PANGKALAN BUN, Indonesia - Indonesia pledged Saturday to investigate flight violations by AirAsia, as search teams found two big parts of the airline's plane that crashed into the sea last weekend with 162 people on board.
The country's transport ministry said the ill-fated aircraft had been flying on an unauthorised schedule when it crashed, and the airline has now been suspended from flying the route from the city of Surabaya to Singapore.
"It violated the route permit given, the schedule given, that's the problem," director general of air transport, Djoko Murjatmodjo, told AFP.
He said AirAsia's permit for the route would be suspended until investigations were completed, while other airlines in the country would also be examined.
"We will carry out an audit or an evaluation on all airlines in Indonesia over whether there are any violations related to route, time and schedule," he said.
Major parts of the Airbus A320-200 were found in the Java Sea off the island of Borneo late Friday night, raising hopes that the remaining bodies and the black box recorders, crucial to determining the cause of the crash, would soon be located.
So far recovery teams have found 30 bodies of those killed when Flight 8501 went down early Sunday during a storm, and search leaders were sending divers to the spot where plane parts had been found to try to recover the remaining bodies.
"With the discovery of an oil spill and two big parts of the aircraft, I can assure you these are the parts of the AirAsia plane we have been looking for," search and rescue agency chief Bambang Soelistyo told reporters.
"The main focus today is to find and evacuate victims." A statement from transport ministry spokesman J.A. Barata said AirAsia Indonesia had not been permitted to fly the Surabaya-Singapore route on Sundays and had not asked to change its schedule.
It was unclear how the airline, a unit of Malaysia-based AirAsia, had been able to fly without the necessary authorisation.
AirAsia Indonesia chief Sunu Widyatmoko told reporters that the company would not comment until the results of the investigation were known, adding that the airline would "fully cooperate with the government in that evaluation process".
Hampered by strong current
Recovery teams, which have been hampered by rough weather in recent days, had on Friday narrowed their search to an area of 45 by 35 nautical miles centred about 75 nautical miles southwest of Pangkalan Bun, a town in Central Kalimantan on Borneo.
Search official S.B. Supriyadi in Pangkalan Bun said their Saturday operation would also comb coastal areas to see if bodies had drifted to shore, while their ability to send divers down would depend on sea currents and waves.
Russia has sent in dozens of search and rescue workers to help with the operations, as well as two planes, one amphibious, while French and Singaporean investigators are helping to locate the black boxes.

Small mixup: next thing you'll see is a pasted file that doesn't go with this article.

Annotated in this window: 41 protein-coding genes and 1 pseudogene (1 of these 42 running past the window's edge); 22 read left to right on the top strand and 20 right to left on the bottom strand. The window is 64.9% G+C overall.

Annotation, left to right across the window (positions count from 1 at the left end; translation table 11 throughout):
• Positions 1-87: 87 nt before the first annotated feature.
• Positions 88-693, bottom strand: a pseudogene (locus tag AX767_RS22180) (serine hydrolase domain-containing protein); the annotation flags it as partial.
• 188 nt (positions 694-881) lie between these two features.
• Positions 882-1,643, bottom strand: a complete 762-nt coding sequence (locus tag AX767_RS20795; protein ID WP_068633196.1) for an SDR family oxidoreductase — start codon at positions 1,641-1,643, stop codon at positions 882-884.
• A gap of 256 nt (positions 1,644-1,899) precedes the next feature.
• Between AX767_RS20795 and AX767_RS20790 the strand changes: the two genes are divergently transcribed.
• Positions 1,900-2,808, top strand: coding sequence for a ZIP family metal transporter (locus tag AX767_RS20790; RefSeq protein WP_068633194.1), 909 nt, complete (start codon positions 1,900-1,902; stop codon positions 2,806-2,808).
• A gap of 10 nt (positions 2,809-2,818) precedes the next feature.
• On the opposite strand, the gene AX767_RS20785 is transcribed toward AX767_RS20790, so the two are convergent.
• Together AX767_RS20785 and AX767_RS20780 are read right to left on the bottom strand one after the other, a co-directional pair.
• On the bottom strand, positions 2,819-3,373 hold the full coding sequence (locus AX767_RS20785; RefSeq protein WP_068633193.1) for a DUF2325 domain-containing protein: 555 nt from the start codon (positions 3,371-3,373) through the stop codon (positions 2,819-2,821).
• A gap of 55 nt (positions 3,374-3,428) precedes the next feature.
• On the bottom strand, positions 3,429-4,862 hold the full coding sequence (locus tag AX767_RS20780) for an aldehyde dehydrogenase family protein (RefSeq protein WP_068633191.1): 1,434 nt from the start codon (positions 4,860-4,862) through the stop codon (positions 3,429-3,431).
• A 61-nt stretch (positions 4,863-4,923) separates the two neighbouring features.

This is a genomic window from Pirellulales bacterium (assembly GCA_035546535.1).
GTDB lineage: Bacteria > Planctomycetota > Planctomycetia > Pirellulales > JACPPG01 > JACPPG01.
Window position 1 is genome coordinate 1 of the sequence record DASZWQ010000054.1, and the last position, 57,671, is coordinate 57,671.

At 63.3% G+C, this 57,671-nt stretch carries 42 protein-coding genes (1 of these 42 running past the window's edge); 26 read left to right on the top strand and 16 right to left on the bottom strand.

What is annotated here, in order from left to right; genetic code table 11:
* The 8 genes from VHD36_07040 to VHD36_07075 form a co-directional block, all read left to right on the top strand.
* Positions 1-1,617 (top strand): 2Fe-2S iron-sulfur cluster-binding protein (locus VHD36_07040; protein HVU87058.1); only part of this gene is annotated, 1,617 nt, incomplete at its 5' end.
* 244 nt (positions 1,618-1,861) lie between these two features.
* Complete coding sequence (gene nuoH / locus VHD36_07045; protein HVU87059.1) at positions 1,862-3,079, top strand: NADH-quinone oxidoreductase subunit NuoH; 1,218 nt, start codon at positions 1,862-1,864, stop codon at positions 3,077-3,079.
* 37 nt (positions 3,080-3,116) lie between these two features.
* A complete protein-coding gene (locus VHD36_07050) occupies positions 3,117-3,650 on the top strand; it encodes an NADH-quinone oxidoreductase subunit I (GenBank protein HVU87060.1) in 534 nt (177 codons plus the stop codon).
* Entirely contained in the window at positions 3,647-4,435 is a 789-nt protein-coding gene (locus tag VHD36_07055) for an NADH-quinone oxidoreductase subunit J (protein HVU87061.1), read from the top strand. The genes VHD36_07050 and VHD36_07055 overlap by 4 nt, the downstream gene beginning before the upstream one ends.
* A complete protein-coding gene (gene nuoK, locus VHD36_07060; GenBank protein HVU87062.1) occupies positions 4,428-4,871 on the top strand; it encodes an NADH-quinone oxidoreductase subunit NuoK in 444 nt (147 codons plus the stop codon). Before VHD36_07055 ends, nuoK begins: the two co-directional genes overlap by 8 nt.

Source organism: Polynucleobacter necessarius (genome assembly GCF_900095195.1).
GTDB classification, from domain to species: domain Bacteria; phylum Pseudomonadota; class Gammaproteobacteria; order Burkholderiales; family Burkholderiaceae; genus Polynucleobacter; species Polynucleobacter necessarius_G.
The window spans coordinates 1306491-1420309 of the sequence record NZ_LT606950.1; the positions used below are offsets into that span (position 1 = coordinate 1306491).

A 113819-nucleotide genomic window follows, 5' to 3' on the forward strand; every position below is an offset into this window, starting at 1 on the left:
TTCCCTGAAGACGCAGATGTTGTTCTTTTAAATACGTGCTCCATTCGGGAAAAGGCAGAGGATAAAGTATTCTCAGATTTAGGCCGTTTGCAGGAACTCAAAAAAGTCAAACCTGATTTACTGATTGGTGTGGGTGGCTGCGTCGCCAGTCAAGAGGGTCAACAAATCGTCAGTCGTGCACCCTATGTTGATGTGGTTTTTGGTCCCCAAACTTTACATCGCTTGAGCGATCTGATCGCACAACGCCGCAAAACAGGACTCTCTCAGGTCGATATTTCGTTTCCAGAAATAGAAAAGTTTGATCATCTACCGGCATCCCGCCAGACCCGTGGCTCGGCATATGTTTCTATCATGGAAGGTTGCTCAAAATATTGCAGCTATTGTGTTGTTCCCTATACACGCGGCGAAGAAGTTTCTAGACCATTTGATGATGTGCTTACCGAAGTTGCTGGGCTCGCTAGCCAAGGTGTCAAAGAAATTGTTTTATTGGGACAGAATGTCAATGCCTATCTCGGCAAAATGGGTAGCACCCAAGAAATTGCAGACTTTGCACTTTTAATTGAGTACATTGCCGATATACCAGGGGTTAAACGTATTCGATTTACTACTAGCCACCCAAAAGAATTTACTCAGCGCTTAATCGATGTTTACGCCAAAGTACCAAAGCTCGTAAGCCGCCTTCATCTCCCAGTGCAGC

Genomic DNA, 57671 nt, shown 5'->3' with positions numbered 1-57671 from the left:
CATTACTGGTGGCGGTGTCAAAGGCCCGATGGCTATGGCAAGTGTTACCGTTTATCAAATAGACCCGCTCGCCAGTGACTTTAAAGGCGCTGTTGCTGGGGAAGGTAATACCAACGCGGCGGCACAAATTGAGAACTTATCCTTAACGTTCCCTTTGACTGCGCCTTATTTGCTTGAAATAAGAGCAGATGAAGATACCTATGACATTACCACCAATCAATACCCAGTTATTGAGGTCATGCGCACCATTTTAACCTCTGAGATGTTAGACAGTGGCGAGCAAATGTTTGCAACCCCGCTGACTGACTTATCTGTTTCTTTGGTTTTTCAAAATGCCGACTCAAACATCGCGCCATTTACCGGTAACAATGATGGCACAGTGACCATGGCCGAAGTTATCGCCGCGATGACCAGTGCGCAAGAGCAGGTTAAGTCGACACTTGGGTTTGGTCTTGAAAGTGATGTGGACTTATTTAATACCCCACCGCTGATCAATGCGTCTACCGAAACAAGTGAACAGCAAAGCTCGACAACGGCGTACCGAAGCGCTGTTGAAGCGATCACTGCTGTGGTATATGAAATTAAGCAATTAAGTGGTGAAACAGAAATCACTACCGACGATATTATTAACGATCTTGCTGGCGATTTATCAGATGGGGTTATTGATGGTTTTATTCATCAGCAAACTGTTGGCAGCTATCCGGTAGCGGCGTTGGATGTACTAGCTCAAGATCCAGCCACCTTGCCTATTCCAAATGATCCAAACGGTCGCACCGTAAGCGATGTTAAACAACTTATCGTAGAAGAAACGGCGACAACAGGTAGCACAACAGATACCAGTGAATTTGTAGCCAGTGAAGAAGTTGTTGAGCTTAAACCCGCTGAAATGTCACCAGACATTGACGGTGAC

The United States, Australia, South Korea and Malaysia are among other countries helping in the search effort.
Soelistyo said the larger of the two objects found on Friday night was about 10 metres by five metres (32 feet by 16 feet).
A presentation shown to reporters described one of the pieces a "suspected tail" of the plane.
"As I speak we are lowering an ROV (remotely operated underwater vehicle) underwater to get an actual picture of the objects detected on the sea floor. All are at the depth of 30 metres," Soelistyo said.
He added however that the strong current was making it difficult to operate the ROV.
Toos Sanitioso, an investigator from the KNKT (National Transportation Safety Committee), said he was hopeful they would find the black boxes in a few days.
"It seems that they have found the major (plane) parts," he told reporters in Surabaya, Indonesia's second-largest city.
The families of victims have been preparing funerals as the bodies recovered are identified in Surabaya, where a crisis centre has been set up at a police hospital with facilities to store 150 bodies.
Of the 162 passengers and crew on board, 155 were Indonesian, with three South Koreans, one Singaporean, one Malaysian, one Briton and a Frenchman - co-pilot Remi Plesel.
Ongko Gunawan, who lost his sister and brother-in-law and their child, expressed impatience as he waited for news.
"We are exhausted and sick of it. Hopefully we can find the bodies quickly, now that there's also help from the foreign countries," he said.
Before take-off, the pilot of Flight 8501 had asked for permission to fly at a higher altitude to avoid a storm, but the request was not approved due to other planes above him on the popular route, according to AirNav, Indonesia's air traffic control.
In his last communication shortly before all contact was lost, he said he wanted to change course to avoid the menacing storm system.